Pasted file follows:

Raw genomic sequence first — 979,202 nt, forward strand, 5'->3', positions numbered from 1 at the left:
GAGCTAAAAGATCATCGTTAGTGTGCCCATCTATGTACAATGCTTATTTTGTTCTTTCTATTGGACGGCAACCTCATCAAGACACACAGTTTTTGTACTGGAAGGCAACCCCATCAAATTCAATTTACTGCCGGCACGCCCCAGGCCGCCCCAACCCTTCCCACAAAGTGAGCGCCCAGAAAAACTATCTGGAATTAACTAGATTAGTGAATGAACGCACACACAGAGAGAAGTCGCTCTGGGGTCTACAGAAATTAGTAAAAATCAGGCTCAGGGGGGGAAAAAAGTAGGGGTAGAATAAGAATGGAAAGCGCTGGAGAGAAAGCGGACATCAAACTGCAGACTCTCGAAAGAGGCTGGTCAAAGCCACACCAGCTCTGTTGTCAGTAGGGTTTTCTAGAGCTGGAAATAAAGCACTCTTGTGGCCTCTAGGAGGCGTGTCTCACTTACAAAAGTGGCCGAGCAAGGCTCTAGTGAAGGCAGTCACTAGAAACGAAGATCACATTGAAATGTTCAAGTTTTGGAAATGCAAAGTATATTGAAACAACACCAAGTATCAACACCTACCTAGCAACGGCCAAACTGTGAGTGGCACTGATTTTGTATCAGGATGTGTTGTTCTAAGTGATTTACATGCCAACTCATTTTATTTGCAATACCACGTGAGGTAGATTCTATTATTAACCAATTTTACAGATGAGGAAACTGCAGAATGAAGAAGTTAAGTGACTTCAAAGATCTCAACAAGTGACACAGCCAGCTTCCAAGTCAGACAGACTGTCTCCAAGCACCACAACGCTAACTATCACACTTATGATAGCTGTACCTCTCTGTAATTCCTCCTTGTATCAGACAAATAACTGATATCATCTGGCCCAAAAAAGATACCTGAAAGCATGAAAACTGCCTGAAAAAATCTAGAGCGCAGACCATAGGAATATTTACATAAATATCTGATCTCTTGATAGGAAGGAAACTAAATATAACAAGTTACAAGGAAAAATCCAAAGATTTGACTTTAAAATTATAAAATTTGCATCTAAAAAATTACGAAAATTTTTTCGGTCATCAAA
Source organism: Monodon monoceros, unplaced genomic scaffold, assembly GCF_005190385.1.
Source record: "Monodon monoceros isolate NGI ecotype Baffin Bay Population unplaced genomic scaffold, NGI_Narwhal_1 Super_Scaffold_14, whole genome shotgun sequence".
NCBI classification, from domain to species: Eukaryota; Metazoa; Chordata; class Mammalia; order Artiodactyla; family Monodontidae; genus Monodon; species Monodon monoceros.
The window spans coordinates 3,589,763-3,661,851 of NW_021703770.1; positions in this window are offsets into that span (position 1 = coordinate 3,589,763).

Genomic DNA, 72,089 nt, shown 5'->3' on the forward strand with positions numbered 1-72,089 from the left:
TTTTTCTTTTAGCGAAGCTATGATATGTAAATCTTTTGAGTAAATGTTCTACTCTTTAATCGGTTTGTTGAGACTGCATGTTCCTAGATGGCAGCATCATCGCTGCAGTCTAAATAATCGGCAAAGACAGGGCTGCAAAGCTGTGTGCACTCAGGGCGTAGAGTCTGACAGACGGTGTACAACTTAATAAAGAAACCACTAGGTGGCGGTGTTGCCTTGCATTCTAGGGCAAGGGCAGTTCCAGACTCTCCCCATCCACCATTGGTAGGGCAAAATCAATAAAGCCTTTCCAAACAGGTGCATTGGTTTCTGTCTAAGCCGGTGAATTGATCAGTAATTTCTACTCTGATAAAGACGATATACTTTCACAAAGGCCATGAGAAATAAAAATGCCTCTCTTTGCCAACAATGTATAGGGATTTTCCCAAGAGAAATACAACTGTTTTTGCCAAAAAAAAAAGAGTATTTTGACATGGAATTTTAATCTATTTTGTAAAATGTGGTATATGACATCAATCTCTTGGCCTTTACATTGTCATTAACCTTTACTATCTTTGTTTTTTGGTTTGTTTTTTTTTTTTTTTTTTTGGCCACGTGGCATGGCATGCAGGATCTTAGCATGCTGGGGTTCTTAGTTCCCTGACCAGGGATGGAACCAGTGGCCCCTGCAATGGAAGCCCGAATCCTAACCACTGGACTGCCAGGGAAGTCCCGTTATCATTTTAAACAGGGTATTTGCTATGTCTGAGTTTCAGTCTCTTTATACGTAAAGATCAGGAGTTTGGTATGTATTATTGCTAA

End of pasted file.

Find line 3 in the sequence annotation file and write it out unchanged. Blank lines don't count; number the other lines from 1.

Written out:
Source organism: Monodon monoceros, unplaced genomic scaffold, assembly GCF_005190385.1.